Co-Ownership Agreement for Couples from SAM Conveyancing
What type of Co-Ownership Agreement do you need?
We offer a variety agreements for joint owners looking to protect their interest in a property.

The deeds are drafted by our panel solicitor and drafted within 2 working days and cost from £240.

Co-Ownership Agreement for Property

(Last Updated: 08/12/2023)
3 min read
A Co-ownership Agreement is drafted to protect the separate interests of parties who jointly share the ownership of a property. There are different types of agreements that can be drafted such as:

Why do you need a Co-Ownership Agreement?

Co-ownership of a property is an exciting time, however many couples that are taking the step while unmarried could be leaving themselves open to a costly lesson should their relationship end.

The reason for this is when you are married you’ll own a property as joint tenants which means both of you own 100% of the property together. There’s no need for a Co-Ownership Agreement because as joint tenants your share means you co-own everything together and if one of you dies then your share simply goes to your partner.

For unmarried couples you predominantly own the property as tenants in common with separate shares.

This is understandable as it is normally the case that one person has invested more into the property and until you are married it would make sense to keep your share separated.

As tenants in common your solicitor will file a JO form at the Land registry stating each of your shares in the property so that the co-ownership of the property is secured.

What is included in a Co-Ownership Agreement?

A Co-Ownership Agreement varies depending on the detail you want to include. Here are just some points you might want in your agreement:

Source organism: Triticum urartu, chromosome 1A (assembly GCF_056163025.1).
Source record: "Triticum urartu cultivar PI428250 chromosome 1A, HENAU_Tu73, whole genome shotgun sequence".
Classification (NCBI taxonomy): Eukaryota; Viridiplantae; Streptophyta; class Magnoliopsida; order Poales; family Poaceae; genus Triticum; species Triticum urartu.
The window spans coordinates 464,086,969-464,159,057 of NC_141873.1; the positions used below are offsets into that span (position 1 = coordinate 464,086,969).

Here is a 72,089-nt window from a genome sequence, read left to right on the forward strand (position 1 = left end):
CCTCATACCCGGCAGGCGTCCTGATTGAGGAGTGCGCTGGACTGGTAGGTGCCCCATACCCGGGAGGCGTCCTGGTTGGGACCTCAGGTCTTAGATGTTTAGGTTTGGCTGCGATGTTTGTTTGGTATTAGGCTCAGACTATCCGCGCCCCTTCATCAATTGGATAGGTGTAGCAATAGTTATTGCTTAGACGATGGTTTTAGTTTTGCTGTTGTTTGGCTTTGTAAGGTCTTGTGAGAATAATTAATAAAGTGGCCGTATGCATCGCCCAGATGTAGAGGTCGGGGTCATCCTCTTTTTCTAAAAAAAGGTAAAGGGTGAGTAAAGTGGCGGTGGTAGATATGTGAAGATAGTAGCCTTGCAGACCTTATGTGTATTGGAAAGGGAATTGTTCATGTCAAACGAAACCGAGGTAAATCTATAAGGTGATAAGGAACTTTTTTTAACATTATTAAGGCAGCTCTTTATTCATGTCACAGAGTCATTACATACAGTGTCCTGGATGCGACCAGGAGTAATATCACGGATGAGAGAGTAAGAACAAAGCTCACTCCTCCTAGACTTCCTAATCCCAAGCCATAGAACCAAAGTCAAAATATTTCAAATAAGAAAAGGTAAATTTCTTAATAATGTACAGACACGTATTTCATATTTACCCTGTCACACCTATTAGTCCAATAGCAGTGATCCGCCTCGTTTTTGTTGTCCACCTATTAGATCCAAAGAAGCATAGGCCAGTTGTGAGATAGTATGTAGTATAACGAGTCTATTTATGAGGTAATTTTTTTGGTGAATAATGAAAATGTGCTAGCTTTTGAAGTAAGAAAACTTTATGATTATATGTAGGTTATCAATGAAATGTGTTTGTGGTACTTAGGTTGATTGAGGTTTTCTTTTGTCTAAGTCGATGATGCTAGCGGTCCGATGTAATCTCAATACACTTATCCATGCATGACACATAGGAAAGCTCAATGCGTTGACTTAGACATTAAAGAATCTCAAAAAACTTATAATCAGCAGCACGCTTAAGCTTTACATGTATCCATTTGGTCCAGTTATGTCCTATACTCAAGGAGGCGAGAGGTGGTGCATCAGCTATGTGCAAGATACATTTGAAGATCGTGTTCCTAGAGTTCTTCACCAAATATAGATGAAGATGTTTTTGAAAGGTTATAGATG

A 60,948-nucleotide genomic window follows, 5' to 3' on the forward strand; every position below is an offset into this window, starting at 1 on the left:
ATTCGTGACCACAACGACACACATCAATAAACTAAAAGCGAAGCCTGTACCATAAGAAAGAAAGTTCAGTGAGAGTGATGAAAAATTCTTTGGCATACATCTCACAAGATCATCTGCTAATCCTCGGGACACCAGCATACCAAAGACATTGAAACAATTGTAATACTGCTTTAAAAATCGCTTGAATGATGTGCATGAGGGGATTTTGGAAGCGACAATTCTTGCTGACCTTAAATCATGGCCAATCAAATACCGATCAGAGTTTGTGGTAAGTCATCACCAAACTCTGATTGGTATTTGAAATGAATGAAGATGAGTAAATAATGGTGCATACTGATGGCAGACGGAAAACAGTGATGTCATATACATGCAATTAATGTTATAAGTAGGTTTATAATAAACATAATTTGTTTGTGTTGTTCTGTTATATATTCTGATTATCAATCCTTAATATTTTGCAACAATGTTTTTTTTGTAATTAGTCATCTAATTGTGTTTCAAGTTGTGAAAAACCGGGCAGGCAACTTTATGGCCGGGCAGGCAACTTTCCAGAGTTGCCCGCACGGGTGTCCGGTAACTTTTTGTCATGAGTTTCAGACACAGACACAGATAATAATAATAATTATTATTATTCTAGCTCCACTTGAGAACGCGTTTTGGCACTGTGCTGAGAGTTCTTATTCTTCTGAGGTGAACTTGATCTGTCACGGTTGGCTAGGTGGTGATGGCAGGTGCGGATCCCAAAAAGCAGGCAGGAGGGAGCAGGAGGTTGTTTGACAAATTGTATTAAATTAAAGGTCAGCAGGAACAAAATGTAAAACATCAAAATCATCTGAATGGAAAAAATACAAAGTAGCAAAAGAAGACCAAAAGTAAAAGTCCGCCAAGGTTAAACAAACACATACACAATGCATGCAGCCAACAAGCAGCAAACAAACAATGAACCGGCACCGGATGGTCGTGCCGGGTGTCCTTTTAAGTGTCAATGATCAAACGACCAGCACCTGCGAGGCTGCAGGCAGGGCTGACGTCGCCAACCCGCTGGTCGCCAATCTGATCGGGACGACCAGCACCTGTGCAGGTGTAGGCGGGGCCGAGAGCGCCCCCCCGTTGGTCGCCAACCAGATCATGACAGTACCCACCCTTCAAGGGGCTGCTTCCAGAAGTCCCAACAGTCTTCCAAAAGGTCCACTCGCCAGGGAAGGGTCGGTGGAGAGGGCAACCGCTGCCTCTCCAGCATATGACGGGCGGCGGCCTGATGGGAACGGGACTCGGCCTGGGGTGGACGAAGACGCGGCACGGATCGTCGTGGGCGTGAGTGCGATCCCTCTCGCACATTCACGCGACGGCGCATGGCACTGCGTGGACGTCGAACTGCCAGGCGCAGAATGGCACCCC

• Your beneficial interest (what your share of the proceeds of sale will be)
  • Your options if the relationship fails
  • What to do if one person wants to sell and the other doesn't
  • What happens if one of you stops paying your share of the mortgage
  • How to calculate your share of any gain in the property

It's no just about your original deposit
Protecting your share of the deposit is crucial to any Co-Ownership Agreement, however your ownership share might also change up or down if, for example, you helped pay for an extension which increased the property's value or if you paid more of the mortgage repayment contributions.

Deciding how much you are due from the sale of the property should also take into consideration how much you have contributed towards:

    The original deposit;
    Mortgage repayments;
    Developments to the property; and
    Household expenses.

You get out what you put in
If it was your intention to co-own the property, then you should co-own any gain, however it rarely is a 50:50 split. In fact most couples share their contributions differently and often one person earns more than the other.

Where you both contribute in different amounts you need to make sure you have a legal agreement drawn up ideally before you buy the property stating who owns what and what happens if that changes.

Frequently Asked Questions
Andrew Boast of Sam Conveyancing
Written by:
Andrew started his career in 2000 working within conveyancing solicitor firms and grew hands-on knowledge of a wide variety of conveyancing challenges and solutions. After helping in excess of 50,000 clients in his career, he uses all this experience within his article writing for SAM, mainstream media and his self published book How to Buy a House Without Killing Anyone.
Caragh Bailey, Digital Marketing Manager
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Caragh is an excellent writer in her own right as well as an accomplished copy editor for both fiction and non-fiction books, news articles and editorials. She has written extensively for SAM for a variety of conveyancing, survey and mortgage related articles.

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